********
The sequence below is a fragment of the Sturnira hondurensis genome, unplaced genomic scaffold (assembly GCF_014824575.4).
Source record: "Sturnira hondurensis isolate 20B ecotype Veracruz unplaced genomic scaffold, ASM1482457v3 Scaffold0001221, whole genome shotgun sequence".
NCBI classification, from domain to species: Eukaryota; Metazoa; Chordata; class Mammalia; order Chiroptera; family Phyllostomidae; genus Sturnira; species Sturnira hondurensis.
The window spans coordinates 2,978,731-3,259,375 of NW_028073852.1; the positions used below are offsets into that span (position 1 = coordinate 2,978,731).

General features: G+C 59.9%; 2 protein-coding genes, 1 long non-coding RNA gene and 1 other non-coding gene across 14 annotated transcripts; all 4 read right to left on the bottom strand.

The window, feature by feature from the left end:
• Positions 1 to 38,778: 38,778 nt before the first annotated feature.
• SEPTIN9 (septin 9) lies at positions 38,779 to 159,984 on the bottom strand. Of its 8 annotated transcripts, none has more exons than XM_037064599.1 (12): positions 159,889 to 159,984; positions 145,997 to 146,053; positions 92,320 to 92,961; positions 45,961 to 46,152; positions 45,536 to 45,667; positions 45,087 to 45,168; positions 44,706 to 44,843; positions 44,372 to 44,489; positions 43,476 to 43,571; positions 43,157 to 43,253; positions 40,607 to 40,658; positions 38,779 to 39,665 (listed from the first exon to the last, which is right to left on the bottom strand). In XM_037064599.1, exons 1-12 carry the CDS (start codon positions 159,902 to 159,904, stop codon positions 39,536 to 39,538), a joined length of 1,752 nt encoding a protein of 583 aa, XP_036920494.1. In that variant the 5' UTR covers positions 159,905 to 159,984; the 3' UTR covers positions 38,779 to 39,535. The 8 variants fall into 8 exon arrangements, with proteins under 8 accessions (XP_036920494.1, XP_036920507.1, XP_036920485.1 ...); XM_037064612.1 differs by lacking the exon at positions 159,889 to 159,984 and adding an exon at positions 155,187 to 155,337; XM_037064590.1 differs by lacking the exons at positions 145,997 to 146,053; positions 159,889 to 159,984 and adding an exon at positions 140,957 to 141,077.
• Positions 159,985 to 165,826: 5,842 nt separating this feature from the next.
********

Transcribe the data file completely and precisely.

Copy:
The sequence below is a fragment of the Sturnira hondurensis genome, unplaced genomic scaffold (assembly GCF_014824575.4).
Source record: "Sturnira hondurensis isolate 20B ecotype Veracruz unplaced genomic scaffold, ASM1482457v3 Scaffold0001221, whole genome shotgun sequence".
NCBI classification, from domain to species: Eukaryota; Metazoa; Chordata; class Mammalia; order Chiroptera; family Phyllostomidae; genus Sturnira; species Sturnira hondurensis.
The window spans coordinates 2,978,731-3,259,375 of NW_028073852.1; the positions used below are offsets into that span (position 1 = coordinate 2,978,731).

General features: G+C 59.9%; 2 protein-coding genes, 1 long non-coding RNA gene and 1 other non-coding gene across 14 annotated transcripts; all 4 read right to left on the bottom strand.

The window, feature by feature from the left end:
• Positions 1 to 38,778: 38,778 nt before the first annotated feature.
• SEPTIN9 (septin 9) lies at positions 38,779 to 159,984 on the bottom strand. Of its 8 annotated transcripts, none has more exons than XM_037064599.1 (12): positions 159,889 to 159,984; positions 145,997 to 146,053; positions 92,320 to 92,961; positions 45,961 to 46,152; positions 45,536 to 45,667; positions 45,087 to 45,168; positions 44,706 to 44,843; positions 44,372 to 44,489; positions 43,476 to 43,571; positions 43,157 to 43,253; positions 40,607 to 40,658; positions 38,779 to 39,665 (listed from the first exon to the last, which is right to left on the bottom strand). In XM_037064599.1, exons 1-12 carry the CDS (start codon positions 159,902 to 159,904, stop codon positions 39,536 to 39,538), a joined length of 1,752 nt encoding a protein of 583 aa, XP_036920494.1. In that variant the 5' UTR covers positions 159,905 to 159,984; the 3' UTR covers positions 38,779 to 39,535. The 8 variants fall into 8 exon arrangements, with proteins under 8 accessions (XP_036920494.1, XP_036920507.1, XP_036920485.1 ...); XM_037064612.1 differs by lacking the exon at positions 159,889 to 159,984 and adding an exon at positions 155,187 to 155,337; XM_037064590.1 differs by lacking the exons at positions 145,997 to 146,053; positions 159,889 to 159,984 and adding an exon at positions 140,957 to 141,077.
• Positions 159,985 to 165,826: 5,842 nt separating this feature from the next.